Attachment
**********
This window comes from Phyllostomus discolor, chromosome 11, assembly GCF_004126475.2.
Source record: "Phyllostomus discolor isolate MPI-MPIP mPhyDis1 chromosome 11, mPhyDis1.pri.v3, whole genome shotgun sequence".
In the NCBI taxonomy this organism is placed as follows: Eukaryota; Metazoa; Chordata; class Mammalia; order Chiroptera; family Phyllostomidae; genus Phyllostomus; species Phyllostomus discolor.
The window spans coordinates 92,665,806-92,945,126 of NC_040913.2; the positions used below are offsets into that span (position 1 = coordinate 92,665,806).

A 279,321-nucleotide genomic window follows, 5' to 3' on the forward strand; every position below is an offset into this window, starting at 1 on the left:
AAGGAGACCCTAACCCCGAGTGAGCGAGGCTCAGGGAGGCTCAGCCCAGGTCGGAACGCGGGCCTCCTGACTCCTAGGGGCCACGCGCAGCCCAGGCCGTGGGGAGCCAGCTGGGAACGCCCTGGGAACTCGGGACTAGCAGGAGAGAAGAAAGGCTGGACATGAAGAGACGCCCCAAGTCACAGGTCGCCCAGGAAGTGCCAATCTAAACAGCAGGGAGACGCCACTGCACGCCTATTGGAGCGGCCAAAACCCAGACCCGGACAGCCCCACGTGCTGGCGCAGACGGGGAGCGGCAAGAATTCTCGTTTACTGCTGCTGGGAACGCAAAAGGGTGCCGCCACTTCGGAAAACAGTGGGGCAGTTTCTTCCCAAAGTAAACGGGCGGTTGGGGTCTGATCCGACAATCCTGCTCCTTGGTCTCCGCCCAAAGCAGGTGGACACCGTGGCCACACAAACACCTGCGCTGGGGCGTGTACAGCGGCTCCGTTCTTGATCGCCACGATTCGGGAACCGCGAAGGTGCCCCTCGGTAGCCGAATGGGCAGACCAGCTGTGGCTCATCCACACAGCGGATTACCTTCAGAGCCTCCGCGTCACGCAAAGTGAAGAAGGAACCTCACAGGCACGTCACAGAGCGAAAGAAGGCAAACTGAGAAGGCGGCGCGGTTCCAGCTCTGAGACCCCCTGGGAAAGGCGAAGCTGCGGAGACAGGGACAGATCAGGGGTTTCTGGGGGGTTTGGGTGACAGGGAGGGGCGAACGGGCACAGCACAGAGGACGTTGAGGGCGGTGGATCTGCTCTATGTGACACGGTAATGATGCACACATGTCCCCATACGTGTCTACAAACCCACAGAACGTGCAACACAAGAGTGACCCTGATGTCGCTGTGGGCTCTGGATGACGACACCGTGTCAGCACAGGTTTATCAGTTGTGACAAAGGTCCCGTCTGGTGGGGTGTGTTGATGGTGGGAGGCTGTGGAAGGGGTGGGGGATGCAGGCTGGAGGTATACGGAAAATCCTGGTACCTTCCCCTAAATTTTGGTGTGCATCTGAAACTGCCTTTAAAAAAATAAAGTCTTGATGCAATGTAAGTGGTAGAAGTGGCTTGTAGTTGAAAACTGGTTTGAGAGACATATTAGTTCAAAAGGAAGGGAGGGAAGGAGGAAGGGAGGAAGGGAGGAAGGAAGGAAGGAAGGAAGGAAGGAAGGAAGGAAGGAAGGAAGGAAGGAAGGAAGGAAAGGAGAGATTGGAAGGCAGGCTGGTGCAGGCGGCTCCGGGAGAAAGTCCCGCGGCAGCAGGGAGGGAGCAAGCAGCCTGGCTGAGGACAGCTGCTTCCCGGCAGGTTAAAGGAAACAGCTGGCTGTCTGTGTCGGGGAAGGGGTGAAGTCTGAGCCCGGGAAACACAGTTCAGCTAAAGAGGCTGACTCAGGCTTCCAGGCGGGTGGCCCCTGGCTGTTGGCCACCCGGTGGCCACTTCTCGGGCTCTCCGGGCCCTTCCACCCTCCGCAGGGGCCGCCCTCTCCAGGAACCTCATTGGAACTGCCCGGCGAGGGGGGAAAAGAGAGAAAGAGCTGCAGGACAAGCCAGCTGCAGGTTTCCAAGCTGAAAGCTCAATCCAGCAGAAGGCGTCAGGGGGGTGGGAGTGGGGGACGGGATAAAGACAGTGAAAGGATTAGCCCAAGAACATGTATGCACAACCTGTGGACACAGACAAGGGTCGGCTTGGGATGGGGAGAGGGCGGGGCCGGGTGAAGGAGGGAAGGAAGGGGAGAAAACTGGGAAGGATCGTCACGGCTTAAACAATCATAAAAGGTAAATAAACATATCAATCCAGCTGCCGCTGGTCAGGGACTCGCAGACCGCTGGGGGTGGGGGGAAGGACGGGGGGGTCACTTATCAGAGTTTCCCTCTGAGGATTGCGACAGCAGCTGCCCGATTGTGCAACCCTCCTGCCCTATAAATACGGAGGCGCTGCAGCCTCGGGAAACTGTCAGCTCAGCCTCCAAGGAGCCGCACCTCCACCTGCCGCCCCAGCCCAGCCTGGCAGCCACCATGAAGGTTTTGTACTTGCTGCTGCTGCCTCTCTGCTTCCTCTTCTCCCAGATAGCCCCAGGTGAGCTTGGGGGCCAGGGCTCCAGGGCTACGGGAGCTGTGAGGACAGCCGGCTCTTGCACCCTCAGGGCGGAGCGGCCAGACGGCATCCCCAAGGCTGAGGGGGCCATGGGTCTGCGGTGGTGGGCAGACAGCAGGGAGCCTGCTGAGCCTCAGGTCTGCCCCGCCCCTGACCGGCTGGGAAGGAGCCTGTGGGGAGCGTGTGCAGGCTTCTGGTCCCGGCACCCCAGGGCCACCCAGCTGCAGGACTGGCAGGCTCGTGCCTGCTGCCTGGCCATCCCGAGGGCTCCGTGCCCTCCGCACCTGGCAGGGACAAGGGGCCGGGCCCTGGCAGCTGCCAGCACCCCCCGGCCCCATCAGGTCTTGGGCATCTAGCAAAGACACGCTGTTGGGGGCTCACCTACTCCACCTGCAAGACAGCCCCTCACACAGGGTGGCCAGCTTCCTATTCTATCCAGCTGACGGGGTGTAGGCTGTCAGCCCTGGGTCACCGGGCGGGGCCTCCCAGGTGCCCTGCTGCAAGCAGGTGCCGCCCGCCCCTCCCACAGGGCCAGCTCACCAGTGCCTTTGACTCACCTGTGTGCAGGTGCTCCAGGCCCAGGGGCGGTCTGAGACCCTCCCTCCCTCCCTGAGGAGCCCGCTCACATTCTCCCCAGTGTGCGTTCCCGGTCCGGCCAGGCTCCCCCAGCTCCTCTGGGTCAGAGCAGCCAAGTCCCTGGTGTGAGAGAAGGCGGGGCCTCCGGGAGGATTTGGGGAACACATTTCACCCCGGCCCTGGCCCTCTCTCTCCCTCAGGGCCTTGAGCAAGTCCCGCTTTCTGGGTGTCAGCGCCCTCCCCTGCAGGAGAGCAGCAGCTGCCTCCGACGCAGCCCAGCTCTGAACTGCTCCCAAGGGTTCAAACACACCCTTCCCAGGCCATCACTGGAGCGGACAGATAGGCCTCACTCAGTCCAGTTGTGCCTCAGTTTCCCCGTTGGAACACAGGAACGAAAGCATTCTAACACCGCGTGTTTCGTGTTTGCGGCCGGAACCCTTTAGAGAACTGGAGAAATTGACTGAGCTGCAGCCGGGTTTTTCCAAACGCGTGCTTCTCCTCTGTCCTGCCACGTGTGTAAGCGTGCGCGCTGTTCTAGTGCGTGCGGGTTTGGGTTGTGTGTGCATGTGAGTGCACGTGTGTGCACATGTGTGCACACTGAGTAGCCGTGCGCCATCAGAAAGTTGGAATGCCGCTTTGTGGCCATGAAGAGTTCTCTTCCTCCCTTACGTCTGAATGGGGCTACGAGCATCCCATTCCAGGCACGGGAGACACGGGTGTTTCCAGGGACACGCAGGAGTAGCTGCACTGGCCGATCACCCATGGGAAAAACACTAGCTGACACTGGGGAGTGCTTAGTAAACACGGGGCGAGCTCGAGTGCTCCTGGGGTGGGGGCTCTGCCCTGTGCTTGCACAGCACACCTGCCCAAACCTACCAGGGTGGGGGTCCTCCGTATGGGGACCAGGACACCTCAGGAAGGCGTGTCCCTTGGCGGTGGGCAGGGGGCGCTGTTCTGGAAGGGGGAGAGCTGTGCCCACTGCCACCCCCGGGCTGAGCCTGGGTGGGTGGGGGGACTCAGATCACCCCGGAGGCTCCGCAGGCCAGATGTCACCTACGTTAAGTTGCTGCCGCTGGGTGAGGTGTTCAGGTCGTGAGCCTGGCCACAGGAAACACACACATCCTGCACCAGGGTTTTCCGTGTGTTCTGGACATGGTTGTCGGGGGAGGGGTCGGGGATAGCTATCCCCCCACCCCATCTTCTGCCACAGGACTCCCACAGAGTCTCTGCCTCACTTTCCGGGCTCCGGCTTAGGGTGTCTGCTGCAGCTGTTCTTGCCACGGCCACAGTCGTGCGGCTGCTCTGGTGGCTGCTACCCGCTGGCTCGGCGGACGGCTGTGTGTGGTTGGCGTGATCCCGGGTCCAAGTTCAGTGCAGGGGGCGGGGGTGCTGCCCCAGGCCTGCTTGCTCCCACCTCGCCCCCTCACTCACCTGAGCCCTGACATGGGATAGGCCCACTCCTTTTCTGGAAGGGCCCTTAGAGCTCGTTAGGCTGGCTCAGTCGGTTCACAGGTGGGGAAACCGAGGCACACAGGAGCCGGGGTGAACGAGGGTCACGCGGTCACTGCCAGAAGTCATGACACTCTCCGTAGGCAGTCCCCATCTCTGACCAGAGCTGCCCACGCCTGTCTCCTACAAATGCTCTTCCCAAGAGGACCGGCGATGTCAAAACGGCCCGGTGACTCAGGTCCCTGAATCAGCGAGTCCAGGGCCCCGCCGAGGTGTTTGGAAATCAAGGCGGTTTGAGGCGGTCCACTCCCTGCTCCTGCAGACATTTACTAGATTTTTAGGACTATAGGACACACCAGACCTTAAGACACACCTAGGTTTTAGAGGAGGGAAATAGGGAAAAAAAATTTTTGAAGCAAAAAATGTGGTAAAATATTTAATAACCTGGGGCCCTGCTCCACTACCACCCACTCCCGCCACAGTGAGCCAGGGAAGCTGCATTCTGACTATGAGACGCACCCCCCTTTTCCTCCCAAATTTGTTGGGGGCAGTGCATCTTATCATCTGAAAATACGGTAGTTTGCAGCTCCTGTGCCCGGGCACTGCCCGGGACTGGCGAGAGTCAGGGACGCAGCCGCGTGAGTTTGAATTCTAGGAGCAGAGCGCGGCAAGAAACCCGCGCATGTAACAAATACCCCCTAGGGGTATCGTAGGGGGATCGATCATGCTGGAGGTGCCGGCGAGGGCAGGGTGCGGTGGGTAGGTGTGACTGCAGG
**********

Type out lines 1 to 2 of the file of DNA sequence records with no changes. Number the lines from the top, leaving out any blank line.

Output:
This window comes from Phyllostomus discolor, chromosome 11, assembly GCF_004126475.2.
Source record: "Phyllostomus discolor isolate MPI-MPIP mPhyDis1 chromosome 11, mPhyDis1.pri.v3, whole genome shotgun sequence".